Spontaneous emission depends on the number of electrons in the upper energy level. We can model the rate of spontaneous emission as

\[\left.\frac{dn_2}{dt}\right|_{spont} = - \left.\frac{dn_1}{dt}\right|_{spont} = -A_{21}n_2 \nonumber \]

The constant of proportionality \(A_21\) is called the Einstein A coefficient, and it has units \(\frac{1}{s}\) [84, ch. 6] [86, ch. 7]. No photons are needed to initiate spontaneous emission.

We can model the rate of stimulated emission as

\[\left.\frac{dn_2}{dt}\right|_{stim} = - \left.\frac{dn_1}{dt}\right|_{stim} = -B_{21}n_2u. \label{7.1.5} \]

The constant of proportionality \(B_21\) is known as another Einstein B coefficient, and it also has units \(\frac{m^3}{J \cdot s^2}\) [84, ch. 6] [86, ch. 7]. The rate of stimulated emission is dependent on the number of electrons in the upper energy level. Stimulated emission requires an incoming photon, so the rate also depends on the spectral energy density per unit bandwidth \(u\).

By considering the factors that affect the rate of absorption, spontaneous emission, and stimulated emission, we can see some similarities and differences in the processes. As absorption occurs, the population of electrons in the upper energy level increases, and the population of the lower energy level decreases. As both spontaneous and stimulated emission occurs, the population of the upper energy level decreases, and the population of the lower energy level increases. Both the rate of absorption and the rate of stimulated emission depend on both the population of electrons in an energy level and the energy of incoming photons while the rate of spontaneous emission does not depend on the energy of incoming photons. This similarity between absorption and stimulated emission is reflected in the rate equations, Equations \ref{7.1.3} and \ref{7.1.5}.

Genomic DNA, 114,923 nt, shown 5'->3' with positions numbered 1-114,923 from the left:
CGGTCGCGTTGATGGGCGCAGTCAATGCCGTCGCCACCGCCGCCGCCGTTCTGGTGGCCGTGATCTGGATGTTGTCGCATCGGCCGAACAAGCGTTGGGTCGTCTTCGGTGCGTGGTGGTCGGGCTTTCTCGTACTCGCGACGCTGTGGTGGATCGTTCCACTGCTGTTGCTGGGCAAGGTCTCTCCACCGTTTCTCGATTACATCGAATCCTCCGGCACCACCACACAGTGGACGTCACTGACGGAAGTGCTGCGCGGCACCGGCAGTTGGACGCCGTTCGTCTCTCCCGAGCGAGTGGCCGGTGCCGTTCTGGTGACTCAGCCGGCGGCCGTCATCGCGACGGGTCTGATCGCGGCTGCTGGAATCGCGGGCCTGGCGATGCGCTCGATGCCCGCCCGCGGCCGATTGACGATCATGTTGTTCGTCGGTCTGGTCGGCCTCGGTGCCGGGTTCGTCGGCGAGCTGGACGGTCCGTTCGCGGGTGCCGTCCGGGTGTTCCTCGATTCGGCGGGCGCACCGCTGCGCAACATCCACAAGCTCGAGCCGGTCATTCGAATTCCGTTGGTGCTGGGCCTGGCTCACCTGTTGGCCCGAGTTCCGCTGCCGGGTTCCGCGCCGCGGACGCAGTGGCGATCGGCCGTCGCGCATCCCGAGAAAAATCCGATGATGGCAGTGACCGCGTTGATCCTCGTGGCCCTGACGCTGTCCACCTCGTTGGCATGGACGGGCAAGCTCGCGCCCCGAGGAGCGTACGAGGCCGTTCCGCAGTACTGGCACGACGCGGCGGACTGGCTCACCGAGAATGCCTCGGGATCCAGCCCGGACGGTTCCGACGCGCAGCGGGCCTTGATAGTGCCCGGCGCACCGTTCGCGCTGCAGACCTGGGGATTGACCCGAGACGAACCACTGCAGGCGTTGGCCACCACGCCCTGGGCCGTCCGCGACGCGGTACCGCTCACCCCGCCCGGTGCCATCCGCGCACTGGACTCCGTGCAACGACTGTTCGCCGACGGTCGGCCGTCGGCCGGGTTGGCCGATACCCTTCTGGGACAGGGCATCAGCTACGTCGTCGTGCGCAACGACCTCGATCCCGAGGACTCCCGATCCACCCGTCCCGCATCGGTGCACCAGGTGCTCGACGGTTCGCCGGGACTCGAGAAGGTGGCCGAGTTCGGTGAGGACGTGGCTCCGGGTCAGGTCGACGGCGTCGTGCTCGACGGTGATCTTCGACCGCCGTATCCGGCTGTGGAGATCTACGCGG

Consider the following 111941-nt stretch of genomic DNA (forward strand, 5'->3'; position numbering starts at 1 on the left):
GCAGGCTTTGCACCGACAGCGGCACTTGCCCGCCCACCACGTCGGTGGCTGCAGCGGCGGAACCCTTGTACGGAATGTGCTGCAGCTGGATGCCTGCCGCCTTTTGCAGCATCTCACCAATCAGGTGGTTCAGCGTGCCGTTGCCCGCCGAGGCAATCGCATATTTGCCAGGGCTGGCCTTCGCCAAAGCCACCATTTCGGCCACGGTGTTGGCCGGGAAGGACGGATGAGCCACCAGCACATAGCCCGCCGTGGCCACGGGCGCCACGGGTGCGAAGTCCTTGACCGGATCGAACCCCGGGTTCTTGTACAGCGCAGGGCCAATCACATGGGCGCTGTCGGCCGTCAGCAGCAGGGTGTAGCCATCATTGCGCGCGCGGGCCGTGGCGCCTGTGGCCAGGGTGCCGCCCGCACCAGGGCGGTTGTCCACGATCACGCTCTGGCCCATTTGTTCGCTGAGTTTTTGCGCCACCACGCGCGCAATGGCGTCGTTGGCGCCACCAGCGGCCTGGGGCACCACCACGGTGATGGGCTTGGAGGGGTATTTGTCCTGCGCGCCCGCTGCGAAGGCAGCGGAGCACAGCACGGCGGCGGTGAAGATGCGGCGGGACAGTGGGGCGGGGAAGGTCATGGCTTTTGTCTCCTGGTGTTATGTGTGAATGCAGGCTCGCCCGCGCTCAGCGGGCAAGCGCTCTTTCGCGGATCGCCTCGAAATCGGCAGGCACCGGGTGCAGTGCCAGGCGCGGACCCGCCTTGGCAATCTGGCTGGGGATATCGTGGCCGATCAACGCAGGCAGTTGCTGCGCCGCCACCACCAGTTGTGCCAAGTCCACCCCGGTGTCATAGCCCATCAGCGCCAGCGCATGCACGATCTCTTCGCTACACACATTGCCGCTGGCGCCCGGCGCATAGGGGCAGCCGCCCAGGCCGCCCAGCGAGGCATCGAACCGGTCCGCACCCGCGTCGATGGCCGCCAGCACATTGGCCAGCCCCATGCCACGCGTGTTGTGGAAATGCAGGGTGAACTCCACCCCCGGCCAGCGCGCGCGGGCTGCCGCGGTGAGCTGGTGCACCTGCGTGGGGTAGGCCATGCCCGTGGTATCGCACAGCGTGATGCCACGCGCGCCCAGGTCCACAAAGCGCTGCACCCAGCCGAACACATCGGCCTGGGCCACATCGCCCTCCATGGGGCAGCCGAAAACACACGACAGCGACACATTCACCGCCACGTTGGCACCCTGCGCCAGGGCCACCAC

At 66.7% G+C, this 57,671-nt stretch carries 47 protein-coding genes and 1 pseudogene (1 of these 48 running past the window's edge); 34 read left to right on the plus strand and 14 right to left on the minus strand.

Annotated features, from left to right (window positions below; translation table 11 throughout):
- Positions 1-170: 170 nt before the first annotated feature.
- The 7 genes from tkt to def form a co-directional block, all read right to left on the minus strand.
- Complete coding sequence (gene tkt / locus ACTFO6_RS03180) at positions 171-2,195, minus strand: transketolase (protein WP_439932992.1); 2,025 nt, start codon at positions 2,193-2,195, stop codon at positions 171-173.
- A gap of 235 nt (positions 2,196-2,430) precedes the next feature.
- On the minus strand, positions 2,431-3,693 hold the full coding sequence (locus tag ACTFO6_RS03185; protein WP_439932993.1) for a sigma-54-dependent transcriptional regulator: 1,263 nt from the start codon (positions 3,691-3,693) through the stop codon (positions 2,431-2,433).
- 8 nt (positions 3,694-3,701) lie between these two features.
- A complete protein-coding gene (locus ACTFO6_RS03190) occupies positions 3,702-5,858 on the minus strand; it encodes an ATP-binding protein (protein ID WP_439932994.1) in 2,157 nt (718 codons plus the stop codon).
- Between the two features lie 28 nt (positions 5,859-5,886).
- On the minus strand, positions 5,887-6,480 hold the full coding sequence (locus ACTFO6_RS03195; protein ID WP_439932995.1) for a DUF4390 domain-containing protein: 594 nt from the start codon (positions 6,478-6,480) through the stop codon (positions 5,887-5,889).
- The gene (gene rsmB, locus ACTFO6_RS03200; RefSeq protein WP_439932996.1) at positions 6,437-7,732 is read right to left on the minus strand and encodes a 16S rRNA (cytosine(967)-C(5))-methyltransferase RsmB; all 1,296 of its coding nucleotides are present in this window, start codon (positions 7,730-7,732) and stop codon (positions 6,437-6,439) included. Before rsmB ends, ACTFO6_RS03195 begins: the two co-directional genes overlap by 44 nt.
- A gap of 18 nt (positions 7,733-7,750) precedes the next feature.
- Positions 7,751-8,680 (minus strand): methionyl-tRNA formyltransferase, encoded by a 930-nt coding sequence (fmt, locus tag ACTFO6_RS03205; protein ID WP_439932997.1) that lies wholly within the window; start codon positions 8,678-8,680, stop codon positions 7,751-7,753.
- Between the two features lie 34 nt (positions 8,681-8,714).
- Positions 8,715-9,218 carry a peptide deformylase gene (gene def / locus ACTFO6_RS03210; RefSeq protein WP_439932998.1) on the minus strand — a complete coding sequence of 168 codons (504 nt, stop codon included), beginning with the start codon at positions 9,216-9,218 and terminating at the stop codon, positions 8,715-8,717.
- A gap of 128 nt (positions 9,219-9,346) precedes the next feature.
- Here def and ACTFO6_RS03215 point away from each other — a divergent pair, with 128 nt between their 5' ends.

Einstein showed that if one of the coefficients describing the absorption, spontaneous emission, or stimulated emission is known, the other coefficients can be calculated from it. We can combine the terms above to find the overall upper state population rate.

\[\frac{dn_2}{dt} = -A_{21}n_2 + B_{12}n_1u - B_{21}n_2u \nonumber \]

At equilibrium, where photons are absorbed and emitted at the same rate, this population rate is zero.

\[\left.\frac{dn_2}{dt}\right|_{equilibrium} = 0 = -A_{21}n_2 + B_{12}n_1u - B_{21}n_2u \nonumber \]

We can solve for the energy density per unit bandwidth, \(u\).

\[B_{12}n_1u - B_{21}n_2u = A_{21}n_2 \nonumber \]

\[u = \frac{A_{21}}{\frac{n_1}{n_2}B_{12}-B_{21}} \nonumber \]

In the expression above, \(\frac{n_1}{n_2}\) represents the electron density in the lower energy state divided by the electron density in the upper state in equilibrium. This quantity is a function of temperature. Assuming many allowed energy states, the number of occupied states decreases exponentially with temperature, an idea known as Boltzmann statistics.